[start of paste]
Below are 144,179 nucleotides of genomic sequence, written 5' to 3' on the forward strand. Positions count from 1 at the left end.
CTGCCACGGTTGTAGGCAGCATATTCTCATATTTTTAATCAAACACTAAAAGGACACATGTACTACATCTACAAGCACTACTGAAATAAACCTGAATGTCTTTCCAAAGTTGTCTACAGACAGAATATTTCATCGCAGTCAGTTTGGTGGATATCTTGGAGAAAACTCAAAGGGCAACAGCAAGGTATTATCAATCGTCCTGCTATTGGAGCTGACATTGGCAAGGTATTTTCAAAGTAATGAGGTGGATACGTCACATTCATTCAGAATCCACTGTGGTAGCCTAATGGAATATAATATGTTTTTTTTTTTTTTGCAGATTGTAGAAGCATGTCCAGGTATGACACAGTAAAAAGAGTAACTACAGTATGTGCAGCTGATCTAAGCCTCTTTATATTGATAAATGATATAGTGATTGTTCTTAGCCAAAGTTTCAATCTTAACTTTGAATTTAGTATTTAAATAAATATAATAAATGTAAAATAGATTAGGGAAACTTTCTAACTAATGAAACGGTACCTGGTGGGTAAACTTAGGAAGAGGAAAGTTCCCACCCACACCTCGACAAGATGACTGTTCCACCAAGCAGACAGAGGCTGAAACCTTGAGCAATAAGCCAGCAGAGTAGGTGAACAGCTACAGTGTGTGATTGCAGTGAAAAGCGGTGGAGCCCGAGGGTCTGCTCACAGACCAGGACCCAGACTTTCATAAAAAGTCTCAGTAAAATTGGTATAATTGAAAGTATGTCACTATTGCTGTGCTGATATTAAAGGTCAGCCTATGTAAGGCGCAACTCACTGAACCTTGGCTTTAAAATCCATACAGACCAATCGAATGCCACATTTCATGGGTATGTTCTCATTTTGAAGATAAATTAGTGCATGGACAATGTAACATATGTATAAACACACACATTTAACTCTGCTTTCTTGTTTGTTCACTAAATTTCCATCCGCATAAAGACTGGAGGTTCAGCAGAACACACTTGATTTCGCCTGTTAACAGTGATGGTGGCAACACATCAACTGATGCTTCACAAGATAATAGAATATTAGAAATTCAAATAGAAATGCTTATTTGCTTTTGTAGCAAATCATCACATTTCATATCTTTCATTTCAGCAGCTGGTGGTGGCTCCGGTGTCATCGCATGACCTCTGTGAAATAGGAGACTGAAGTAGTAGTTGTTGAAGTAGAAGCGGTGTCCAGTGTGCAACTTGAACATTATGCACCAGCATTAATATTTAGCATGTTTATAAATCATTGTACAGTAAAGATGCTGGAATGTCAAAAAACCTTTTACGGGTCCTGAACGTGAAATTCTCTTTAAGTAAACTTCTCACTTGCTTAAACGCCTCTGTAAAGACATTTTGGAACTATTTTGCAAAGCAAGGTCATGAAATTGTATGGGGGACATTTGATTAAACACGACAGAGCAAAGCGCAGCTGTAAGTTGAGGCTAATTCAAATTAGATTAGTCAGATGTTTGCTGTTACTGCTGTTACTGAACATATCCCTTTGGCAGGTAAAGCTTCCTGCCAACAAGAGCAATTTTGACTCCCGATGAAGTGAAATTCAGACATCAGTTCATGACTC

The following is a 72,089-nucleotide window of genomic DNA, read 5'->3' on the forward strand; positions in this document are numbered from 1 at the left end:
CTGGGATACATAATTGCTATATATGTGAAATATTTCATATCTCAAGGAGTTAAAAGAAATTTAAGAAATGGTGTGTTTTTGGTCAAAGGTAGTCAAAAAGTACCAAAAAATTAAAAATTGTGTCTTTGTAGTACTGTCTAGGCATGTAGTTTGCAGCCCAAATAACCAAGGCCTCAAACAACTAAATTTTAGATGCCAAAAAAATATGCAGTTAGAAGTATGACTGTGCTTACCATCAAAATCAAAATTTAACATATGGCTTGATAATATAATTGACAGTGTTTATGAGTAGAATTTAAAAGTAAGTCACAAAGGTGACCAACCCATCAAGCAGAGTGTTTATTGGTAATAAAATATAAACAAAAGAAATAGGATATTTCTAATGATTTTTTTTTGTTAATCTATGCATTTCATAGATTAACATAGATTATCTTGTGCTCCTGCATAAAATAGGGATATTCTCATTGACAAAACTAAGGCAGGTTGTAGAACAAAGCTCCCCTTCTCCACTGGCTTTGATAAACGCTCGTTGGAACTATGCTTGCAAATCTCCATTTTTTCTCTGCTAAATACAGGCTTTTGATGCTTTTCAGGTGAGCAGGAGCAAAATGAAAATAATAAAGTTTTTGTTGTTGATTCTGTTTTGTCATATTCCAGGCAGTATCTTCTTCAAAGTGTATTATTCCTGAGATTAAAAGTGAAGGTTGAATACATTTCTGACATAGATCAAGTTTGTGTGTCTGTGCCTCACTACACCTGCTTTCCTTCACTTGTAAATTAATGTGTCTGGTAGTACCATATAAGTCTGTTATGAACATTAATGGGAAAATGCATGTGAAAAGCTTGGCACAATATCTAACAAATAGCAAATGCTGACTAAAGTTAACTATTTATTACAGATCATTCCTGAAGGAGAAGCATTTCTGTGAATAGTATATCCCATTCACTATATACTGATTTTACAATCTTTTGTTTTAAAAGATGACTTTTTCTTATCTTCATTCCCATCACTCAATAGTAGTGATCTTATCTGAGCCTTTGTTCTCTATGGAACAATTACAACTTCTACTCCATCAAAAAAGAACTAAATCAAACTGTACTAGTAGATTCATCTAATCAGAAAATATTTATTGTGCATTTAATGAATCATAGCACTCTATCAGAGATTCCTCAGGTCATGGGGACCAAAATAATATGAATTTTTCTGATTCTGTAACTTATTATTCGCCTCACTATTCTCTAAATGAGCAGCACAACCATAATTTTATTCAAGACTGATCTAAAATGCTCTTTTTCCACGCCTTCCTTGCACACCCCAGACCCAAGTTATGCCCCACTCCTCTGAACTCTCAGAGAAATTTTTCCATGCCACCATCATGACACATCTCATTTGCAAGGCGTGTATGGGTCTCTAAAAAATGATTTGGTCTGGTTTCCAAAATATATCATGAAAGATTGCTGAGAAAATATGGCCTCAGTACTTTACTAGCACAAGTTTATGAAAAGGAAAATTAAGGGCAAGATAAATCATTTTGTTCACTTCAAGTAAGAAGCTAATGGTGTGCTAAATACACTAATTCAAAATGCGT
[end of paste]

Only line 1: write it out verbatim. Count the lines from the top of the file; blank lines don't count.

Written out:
Below are 144,179 nucleotides of genomic sequence, written 5' to 3' on the forward strand. Positions count from 1 at the left end.